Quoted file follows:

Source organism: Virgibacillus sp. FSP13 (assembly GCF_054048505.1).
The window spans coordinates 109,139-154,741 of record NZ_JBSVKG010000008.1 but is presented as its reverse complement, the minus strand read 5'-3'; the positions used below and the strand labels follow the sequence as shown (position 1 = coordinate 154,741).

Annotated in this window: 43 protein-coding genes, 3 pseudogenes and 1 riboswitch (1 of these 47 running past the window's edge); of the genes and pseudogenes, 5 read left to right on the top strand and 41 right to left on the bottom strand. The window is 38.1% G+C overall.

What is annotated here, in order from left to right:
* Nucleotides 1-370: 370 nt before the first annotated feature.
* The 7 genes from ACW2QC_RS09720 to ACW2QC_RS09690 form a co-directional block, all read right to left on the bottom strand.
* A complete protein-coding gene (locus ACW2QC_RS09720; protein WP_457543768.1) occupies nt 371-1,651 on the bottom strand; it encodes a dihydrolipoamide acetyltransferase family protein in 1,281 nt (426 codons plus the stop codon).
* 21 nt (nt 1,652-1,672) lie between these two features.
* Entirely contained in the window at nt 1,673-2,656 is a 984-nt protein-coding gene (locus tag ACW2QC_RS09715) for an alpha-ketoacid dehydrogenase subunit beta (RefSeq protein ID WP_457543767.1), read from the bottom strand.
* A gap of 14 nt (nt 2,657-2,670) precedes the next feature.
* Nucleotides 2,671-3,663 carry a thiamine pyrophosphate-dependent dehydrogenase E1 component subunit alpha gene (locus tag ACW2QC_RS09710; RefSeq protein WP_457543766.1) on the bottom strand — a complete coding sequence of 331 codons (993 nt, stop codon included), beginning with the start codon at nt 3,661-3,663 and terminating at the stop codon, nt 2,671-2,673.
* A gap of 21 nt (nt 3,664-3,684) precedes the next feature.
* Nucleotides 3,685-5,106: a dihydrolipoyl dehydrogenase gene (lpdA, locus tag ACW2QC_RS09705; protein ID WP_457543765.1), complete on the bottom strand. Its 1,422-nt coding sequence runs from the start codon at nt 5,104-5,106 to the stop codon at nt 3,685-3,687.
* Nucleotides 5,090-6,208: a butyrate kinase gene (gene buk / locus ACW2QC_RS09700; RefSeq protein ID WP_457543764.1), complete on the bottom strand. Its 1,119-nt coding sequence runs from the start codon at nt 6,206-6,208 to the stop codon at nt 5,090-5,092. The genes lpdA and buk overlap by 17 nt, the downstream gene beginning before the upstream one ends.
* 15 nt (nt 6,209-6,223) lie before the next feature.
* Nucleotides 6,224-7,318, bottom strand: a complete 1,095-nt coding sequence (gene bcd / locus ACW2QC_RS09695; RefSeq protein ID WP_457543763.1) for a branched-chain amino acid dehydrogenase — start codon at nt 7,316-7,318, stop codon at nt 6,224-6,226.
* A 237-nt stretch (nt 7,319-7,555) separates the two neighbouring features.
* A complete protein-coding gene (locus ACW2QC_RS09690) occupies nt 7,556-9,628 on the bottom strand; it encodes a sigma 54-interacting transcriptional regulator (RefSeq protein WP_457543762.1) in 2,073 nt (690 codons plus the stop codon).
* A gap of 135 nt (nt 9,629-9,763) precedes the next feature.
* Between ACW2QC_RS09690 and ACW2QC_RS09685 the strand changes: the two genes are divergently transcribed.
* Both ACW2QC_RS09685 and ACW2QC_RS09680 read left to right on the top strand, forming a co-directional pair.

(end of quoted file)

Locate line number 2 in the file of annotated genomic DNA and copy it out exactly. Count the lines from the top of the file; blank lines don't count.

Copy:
The window spans coordinates 109,139-154,741 of record NZ_JBSVKG010000008.1 but is presented as its reverse complement, the minus strand read 5'-3'; the positions used below and the strand labels follow the sequence as shown (position 1 = coordinate 154,741).